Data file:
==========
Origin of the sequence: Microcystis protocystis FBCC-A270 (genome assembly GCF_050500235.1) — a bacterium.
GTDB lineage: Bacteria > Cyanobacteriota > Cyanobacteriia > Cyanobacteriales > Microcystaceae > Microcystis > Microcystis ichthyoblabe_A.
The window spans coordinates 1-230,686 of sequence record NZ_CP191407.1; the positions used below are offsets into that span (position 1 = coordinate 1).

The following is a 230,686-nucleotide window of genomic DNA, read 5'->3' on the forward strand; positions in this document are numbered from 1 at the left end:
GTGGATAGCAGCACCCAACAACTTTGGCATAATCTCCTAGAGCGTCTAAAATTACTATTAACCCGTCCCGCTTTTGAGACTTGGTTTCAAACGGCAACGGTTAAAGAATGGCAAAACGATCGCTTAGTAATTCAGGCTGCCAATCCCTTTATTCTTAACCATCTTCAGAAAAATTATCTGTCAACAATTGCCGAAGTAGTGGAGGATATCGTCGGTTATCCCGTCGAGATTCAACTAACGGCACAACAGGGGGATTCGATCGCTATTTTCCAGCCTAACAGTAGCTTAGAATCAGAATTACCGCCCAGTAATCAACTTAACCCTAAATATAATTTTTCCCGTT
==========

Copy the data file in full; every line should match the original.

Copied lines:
Origin of the sequence: Microcystis protocystis FBCC-A270 (genome assembly GCF_050500235.1) — a bacterium.
GTDB lineage: Bacteria > Cyanobacteriota > Cyanobacteriia > Cyanobacteriales > Microcystaceae > Microcystis > Microcystis ichthyoblabe_A.
The window spans coordinates 1-230,686 of sequence record NZ_CP191407.1; the positions used below are offsets into that span (position 1 = coordinate 1).

The following is a 230,686-nucleotide window of genomic DNA, read 5'->3' on the forward strand; positions in this document are numbered from 1 at the left end:
GTGGATAGCAGCACCCAACAACTTTGGCATAATCTCCTAGAGCGTCTAAAATTACTATTAACCCGTCCCGCTTTTGAGACTTGGTTTCAAACGGCAACGGTTAAAGAATGGCAAAACGATCGCTTAGTAATTCAGGCTGCCAATCCCTTTATTCTTAACCATCTTCAGAAAAATTATCTGTCAACAATTGCCGAAGTAGTGGAGGATATCGTCGGTTATCCCGTCGAGATTCAACTAACGGCACAACAGGGGGATTCGATCGCTATTTTCCAGCCTAACAGTAGCTTAGAATCAGAATTACCGCCCAGTAATCAACTTAACCCTAAATATAATTTTTCCCGTT